Os índices de positividade para os testes de Cozen e Milll foram idênticos, começaram em 100%, caíram para 50% após 1 mês, e terminaram em 41,7% em 3 meses. A média inicial do Mayo Elbow Score foi 61,3 pontos; 85,8 no primeiro mês e manteve-se em 85 no terceiro mês. A EVA em situações de força ativa teve a média inicial de 8,1; após 1 mês caiu para 3,8, e 3,6 em 3 meses. Em repouso, a média inicial foi 5,9; após 1 mês diminui para 3, e terminou com 2,1 em 3 meses.

Conclusão:

Os pacientes apresentaram melhora nos parâmetros de dor, no padrão Mayo Elbow Performance Score, mas com 25% de falha na satisfação. Nível de evidência IV, Série de casos .

Descritores: Ácido Hialurônico; Epicondilite Lateral; Mayo Elbow Performance Score

INTRODUCTION

Lateral epicondylitis is one of the main causes of pain and functional incapacity of the elbow, affecting 1% to 3% of the adult population annually.1 Despite the classic relationship to the practice of tennis (tennis elbow), only 5% to 10% of total cases of this disease affect practitioners of this sport. (2

Although the terms epicondylitis and tendinitis are both descriptive of the “tennis elbow” condition, and that the existence of inflammatory process in the early stages is recognized, histopathological studies characterize it not only as an inflammatory condition, but also as a fibroblastic and vascular response, known as angiofibroblastic degeneration. The tissue changes are characterized by microruptures of collagen fibers, accompanied by the invasion of fibroblasts, creation of abnormal vascular tissue and granulation tissue (although the cicatricial tissue created is grayish, friable and susceptible to new lesions). (1), (3), (4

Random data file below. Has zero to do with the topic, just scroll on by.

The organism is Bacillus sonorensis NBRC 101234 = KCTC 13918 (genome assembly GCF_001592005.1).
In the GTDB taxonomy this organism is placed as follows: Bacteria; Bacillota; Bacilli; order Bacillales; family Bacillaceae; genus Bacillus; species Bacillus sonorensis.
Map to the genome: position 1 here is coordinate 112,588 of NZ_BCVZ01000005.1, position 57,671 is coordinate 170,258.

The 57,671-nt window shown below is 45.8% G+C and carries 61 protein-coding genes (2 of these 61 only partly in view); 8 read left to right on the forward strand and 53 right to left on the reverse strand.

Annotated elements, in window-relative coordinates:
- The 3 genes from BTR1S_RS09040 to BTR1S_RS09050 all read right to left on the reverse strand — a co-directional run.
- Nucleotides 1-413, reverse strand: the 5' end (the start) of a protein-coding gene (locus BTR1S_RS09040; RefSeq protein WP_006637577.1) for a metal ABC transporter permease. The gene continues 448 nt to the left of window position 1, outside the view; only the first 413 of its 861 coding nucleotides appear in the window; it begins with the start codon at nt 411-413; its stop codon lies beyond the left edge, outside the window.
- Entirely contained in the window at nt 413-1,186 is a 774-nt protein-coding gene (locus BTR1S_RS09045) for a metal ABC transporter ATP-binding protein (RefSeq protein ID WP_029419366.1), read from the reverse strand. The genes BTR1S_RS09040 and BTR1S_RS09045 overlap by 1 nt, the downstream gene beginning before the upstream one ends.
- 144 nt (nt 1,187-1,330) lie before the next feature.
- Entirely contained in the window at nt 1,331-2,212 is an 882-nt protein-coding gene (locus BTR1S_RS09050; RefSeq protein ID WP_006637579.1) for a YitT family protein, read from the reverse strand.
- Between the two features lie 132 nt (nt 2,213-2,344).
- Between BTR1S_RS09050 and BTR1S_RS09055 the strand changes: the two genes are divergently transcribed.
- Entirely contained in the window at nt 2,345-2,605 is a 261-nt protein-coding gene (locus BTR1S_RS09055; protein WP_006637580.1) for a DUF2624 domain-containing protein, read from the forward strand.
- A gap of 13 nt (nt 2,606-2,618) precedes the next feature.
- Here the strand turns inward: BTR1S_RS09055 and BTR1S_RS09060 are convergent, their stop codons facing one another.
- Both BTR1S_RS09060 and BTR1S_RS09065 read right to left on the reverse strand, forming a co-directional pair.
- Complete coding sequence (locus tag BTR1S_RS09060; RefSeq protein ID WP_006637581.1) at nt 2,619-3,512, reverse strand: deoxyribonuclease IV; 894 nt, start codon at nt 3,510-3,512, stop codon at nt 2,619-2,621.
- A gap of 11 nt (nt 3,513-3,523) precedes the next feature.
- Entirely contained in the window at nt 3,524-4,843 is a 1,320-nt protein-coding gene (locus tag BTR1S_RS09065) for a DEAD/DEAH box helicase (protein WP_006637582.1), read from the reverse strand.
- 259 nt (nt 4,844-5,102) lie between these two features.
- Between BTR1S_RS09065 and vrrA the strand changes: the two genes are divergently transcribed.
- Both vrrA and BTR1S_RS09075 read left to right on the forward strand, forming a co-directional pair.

The pharmacological and non-pharmacological treatments are the recommended methods for this condition; however, there is no consensus or specific protocols for the conservative treatment of lateral epicondylitis. (1

The application of periarticular hyaluronic acid (HA) is an alternative with clinical effects that have been positive for lateral epicondylitis and periarticular disorders. Testing in models in vitro has suggested that HA might increase tenocyte viability, as well as production and deposition of type I collagen. Its viscoelastic properties reduce surface friction in the tendons, increasing sliding. Thus, it provides pain reduction, decreased joint stiffness, patient satisfaction as well as the recently-confirmed clinical safety of the application in torsional ligament lesions in the ankle. (5), (6), (7), (8), (9), (10

Due to the lack of prospective analyses on the application of periarticular hyaluronic acid on the treatment of lateral epicondylitis, the failure of non-surgical treatments associated with its collateral effects may be due to the absence of protocols for the conservative treatment. The objective of this study is to follow patients previously diagnosed with lateral epicondylitis in a prospective, clinically pragmatic fashion, after the periarticular application of hyaluronic acid, with following result analysis after the treatment.